Addicted to Art

Art therapy harnesses literacy and the written word to help with the recovery process.

This story is part of an ongoing campaign called the Alphabet of Illiteracy. By using letters themselves—the foundation of reading and writing—Project Literacy examines the ways illiteracy underpins some of the greatest challenges facing the world today. Below, we explore the letter D for “Drug Abuse”.

A painting classroom. Photo by Flickr user San Sharma

In a London classroom, a group of recovering addicts are doing something they haven’t done in years: Writing an essay. As they work through a creative writing assignment offered by the non-profit Action on Addiction, their focus is on being better parents, partners, friends, and co-workers. The idea is simple: Literacy, and creative writing and reading assignments, can play a crucial role in helping addicts on the road to sobriety.

Action on Addiction is a British non-profit organization that specializes in what is called “art therapy”--the idea that art creation can be used to help individuals recover from addiction. Art therapy, however, isn’t just about drawing and painting. At many service providers, including Action on Addiction, art therapy harnesses literacy and the written word to help with the recovery process.

By considering creative writing as part of the larger art therapy process, Action to Addiction is able to offer more varied workshops to their clients. By helping patients with addictions connect with deeper feelings that might not be on the surface, these therapies can increase self-esteem and offer opportunities to develop happier emotional patterns. Done right, creative writing can create an ability to relax and process the world without drugs or alcohol.

For instance, Writopia Lab is a non-profit which provides therapeutic writing workshops to seriously-ill children in places like the Kravis Children’s Hospital in New York and at psychiatric treatment facilities for mentally ill teenagers.

Rebecca Wallace-Segall, Writopia’s founding executive director, says that “There’s a tremendous healing power in writing fiction because sometimes you don’t want to dig directly into what you went through. Maybe there’s deep trauma, or you haven’t figured it out yet, but you can write fiction that draws on what you’ve been through. Through that character, a therapist can work with you because you can answer all sorts of questions for the character that can help give the therapist insight into you.” Non-fiction writing formats such as memoirs, she adds, can also help process and understand these issues.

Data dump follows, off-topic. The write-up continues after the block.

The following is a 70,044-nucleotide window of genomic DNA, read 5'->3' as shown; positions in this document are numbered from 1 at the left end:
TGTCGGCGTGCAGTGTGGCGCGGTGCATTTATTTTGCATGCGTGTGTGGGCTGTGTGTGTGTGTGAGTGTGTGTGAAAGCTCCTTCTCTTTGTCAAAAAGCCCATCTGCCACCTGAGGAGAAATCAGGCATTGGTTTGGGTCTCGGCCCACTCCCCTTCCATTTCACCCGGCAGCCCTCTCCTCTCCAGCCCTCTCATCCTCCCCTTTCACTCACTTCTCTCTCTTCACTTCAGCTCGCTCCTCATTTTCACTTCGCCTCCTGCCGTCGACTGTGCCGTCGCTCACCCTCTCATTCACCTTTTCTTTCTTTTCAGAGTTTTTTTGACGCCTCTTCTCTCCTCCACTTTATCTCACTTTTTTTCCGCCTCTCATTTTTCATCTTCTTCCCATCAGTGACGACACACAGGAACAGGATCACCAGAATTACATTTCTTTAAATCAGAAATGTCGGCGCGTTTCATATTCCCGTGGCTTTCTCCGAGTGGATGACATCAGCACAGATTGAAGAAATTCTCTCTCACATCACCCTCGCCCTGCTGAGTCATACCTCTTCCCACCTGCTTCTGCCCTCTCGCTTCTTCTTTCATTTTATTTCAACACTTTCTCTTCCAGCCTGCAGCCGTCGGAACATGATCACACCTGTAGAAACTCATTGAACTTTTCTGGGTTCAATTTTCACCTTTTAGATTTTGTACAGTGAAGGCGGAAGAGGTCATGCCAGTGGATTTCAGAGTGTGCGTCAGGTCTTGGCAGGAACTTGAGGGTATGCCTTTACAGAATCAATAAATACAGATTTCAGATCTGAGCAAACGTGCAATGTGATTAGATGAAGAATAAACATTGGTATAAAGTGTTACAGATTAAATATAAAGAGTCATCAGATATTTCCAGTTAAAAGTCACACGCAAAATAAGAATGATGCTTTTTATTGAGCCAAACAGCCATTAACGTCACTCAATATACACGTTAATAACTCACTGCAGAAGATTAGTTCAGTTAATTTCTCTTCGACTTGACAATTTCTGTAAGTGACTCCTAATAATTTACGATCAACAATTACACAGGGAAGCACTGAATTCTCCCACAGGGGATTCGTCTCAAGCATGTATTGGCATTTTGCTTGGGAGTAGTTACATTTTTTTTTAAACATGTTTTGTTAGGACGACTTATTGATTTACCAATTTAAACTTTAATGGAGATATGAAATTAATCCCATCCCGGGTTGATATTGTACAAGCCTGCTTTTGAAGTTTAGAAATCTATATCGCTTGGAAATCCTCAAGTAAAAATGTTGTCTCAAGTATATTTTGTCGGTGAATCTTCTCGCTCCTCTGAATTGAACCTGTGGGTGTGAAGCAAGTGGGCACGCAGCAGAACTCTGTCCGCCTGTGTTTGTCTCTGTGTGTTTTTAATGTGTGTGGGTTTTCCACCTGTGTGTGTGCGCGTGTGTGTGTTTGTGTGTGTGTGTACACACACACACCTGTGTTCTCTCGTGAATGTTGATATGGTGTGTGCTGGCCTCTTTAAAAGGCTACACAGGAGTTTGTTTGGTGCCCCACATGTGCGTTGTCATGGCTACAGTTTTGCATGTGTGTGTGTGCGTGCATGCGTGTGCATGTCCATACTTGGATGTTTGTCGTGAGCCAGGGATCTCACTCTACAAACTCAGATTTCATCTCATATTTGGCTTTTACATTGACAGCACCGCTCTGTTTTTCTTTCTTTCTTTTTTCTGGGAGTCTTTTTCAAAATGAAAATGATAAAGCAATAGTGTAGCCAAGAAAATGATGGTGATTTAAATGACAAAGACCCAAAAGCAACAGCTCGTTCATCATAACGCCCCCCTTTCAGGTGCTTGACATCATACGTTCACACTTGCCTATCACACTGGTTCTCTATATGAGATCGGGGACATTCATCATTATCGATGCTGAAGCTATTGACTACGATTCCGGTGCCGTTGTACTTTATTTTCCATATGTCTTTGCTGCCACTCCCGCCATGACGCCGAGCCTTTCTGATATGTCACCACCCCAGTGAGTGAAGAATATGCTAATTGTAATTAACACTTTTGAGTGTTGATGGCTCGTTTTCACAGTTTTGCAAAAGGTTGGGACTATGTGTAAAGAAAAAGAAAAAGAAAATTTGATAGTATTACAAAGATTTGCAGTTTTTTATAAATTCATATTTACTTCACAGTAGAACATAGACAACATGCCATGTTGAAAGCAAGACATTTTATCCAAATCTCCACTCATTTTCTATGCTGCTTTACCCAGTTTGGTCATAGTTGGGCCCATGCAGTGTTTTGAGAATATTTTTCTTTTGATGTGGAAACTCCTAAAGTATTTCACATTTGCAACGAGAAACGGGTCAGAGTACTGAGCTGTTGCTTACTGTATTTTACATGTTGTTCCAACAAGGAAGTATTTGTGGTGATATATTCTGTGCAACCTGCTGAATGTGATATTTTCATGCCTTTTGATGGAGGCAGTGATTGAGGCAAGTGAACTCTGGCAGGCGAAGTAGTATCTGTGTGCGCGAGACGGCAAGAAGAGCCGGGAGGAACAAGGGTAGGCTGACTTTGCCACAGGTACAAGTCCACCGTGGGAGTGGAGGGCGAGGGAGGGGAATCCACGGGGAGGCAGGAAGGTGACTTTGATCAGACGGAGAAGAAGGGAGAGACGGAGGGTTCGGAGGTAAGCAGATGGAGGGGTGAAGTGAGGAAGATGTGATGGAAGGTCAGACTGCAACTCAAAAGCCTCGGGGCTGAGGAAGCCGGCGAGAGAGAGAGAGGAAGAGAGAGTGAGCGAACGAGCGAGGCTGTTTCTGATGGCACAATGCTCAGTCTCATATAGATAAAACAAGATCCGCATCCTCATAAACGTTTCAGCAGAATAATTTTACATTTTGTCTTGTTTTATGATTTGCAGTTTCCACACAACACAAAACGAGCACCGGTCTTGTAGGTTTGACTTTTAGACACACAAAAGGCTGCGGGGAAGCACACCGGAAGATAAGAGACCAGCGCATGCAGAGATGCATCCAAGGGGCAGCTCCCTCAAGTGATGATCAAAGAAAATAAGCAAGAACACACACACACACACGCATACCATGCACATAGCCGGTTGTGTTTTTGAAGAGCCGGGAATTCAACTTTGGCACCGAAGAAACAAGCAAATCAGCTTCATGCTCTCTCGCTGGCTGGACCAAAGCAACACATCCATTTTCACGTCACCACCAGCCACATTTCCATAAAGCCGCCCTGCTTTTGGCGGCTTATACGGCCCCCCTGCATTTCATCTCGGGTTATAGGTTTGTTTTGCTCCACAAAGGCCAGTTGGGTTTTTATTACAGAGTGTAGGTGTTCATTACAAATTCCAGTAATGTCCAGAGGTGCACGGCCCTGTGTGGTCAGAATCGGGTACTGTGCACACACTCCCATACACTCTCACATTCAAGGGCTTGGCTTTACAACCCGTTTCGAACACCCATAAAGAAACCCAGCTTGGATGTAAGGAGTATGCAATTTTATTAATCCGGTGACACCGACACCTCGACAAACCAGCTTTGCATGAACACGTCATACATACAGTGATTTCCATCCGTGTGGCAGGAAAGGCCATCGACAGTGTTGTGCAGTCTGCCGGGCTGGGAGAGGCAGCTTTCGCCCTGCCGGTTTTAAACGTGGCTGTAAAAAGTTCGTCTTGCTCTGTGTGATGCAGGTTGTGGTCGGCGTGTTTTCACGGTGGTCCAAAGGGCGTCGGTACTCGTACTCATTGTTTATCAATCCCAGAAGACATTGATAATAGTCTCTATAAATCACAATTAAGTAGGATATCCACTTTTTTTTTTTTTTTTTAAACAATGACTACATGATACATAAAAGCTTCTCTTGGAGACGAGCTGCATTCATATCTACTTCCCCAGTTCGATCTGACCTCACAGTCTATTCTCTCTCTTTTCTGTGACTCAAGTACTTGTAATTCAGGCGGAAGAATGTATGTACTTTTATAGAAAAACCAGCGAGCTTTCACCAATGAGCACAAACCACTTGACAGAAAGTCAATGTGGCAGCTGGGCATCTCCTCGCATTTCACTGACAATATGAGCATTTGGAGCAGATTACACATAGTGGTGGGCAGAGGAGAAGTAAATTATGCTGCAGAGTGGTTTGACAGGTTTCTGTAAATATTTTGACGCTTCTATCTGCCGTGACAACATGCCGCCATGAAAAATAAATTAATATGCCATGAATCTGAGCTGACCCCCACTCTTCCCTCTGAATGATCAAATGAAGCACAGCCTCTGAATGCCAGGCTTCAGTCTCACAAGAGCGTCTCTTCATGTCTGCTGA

A major part of creative writing therapy centers on using the power of literacy and the written word to treat the underlying mental health issues which coexist with addiction. Nicole Amesbury, LMHC and the head of clinical development at Talkspace, an online therapy company, says that writing therapy can include “highly-structured therapeutic processes, such as the writing interventions used in cognitive processing therapy for post-traumatic stress disorder. The process of writing can be therapeutic because it allows a person to express their thoughts and feelings and then observe them and reflect on them. This can give people valuable awareness and insight.”

There are also documented results for art therapy and writing therapy. In the United States, creative writing therapy has been integrated into healing arts programs for returning veterans with PTSD at the Walter Reed and Fort Belvoir military hospitals. A 2010 study in the American Journal of Public Health found that creative writing is a routine part of the art therapy program at many institutions as well.

At Action on Addiction’s workshops, patients take part in reading and writing assignments and therapeutic creative writing, along with visual art workshops. Integrating literacy-based rehabilitation efforts into the larger clinical process offers enhanced results for Action on Addiction.

Celine Elise Alvarez, a Los Angeles-based marriage and family therapist, notes that “Letter writing and creative writing allows disenfranchised parts of ourselves to have a voice. It allows the person to express themselves in ways that they can not when speaking because there is a filter. When you are in the process of writing, the unconscious just flows allowing you to access thoughts, emotions and experiences that you would not normally talk about. It can help a person gain insight, release old beliefs and connect with themselves in a deep emotional way.”

For Action on Addiction and other organizations using writing therapy and literacy treatments to help with longstanding addiction and mental health issues, the written word offers a pathway to improving clients’ lives. Putting pen to paper allows their clients to understand themselves more, and continue on the path to much-improved circumstances.

Julian Meehan

Young leaders from around the world are gathering at the United Nations Headquarters in New York Saturday to address arguably the most urgent issue of our time. The Youth Climate Summit comes on the heels of an international strike spearheaded by Greta Thunberg, the 16-year-old climate activist from Sweden, who arrived in New York via emissions-free sailboat earlier this month.

Translated from Swedish, "berg" means "mountain," so it may feel fated that a young woman with Viking blood in her veins and summit in her name would be at the helm. But let's go out on a limb and presume Thunberg, in keeping with most activists, would chafe at the notion of pre-ordained "destiny," and rightly so. Destiny is passive — it happens to you. It's also egomaniacal. Change, on the other hand, is active; you have to fight. And it is humble. "We need to get angry and understand what is at stake," Thunberg declared. "And then we need to transform that anger into action."

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